But what of these blue skies of Hiroshima? What conflict might emerge within the viewer to see an optimistic blue and cloudless sky, untroubled in its simplicity casting a clear midday sunlight onto a completely destroyed landscape? And… also, what of the abject mutilation of its previous citizenry? Where was the witnessing for the specific primal colours of bloodied limbs, open wounds, keloid scars and mysterious purple patches upon the skin foretelling of irreversible illness and death.

All images of the after effects of the Atomic bomb on Hiroshima and Nagasaki were controlled by the American military. Film and photographs produced by the Japanese if discovered were also confiscated. In early 1946 an American military film unit shot 90,000 feet of the only colour film that exists of the aftermath. Amongst the footage is graphic imagery of the physical effects upon humans from the bomb’s burning blast and radiation. The film was subsequently suppressed, vaulted away from the American people and only released for viewing as late as 1982, 36 years later. Lt. Col. Daniel A. McGovern from the original filming unit explains “the main reason the footage was classified was because of the horror, the devastation…The medical effects were pretty gory…one of the most terrible things was the body burns… The attitude was: Do not show any medical effects. Don’t make people sick.” But perhaps more threatening is the way colours’ immediacy and realist associations has a way of re-situating the viewer from knowing to seeing –– a picture that one could see oneself in, not a picture that a government wanted to show the American people whose consent they required to fund an accelerating arms race.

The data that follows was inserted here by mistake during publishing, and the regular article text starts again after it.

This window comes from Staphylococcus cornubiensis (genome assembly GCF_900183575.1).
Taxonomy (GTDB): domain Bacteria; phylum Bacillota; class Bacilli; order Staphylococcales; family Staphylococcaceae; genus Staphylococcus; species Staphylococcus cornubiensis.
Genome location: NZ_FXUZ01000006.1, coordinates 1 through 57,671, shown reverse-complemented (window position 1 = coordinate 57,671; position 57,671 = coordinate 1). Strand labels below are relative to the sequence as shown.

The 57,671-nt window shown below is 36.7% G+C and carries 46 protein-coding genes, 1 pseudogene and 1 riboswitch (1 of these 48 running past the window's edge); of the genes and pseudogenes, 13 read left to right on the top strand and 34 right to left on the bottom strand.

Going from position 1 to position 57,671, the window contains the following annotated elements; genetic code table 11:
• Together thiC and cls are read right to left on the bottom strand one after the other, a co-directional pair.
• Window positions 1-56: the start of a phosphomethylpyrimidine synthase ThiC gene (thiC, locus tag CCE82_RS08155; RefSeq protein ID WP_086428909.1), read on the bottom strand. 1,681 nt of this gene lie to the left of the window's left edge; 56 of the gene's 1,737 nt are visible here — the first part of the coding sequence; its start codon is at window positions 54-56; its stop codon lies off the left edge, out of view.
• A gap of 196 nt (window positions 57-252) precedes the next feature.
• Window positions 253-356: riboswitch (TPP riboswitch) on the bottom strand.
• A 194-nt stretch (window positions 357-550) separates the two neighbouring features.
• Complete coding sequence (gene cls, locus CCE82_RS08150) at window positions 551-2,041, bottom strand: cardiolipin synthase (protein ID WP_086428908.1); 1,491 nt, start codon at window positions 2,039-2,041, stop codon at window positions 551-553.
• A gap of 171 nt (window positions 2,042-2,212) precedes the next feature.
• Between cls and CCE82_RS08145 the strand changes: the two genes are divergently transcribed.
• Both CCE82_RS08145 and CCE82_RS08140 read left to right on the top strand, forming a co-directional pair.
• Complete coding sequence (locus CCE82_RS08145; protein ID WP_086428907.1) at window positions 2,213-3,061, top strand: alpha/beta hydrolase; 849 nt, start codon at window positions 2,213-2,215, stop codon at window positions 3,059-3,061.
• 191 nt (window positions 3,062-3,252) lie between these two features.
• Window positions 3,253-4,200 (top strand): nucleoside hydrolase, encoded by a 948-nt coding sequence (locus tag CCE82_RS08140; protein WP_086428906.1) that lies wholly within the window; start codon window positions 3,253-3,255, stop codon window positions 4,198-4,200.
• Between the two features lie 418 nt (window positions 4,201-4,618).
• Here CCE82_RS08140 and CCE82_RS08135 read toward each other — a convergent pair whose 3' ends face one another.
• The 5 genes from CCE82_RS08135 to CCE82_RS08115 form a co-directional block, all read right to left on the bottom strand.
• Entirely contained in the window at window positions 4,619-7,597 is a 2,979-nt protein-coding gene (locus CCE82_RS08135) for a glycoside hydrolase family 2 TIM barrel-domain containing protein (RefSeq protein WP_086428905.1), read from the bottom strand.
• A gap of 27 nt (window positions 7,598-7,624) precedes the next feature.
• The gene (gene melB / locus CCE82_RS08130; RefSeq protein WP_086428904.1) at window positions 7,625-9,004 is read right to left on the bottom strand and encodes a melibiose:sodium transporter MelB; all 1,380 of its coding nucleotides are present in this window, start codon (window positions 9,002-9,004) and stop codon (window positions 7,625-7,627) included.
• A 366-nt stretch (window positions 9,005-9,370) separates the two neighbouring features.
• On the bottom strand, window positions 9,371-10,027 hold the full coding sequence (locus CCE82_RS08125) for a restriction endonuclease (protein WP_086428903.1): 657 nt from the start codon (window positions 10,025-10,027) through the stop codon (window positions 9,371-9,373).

Analogy of Light 3

Between 1945 and 1979 there had been 512 atmospheric nuclear detonations; the United States performed- 216 , followed by Russia at 214 , United Kingdom – 21, France – 46, China – 23 and South Africa – 1. Between 1945 and 2013 over 2000 atmospheric and below ground nuclear detonations have occurred.

The current number of stockpiled artificial sunsets are estimated at 17,300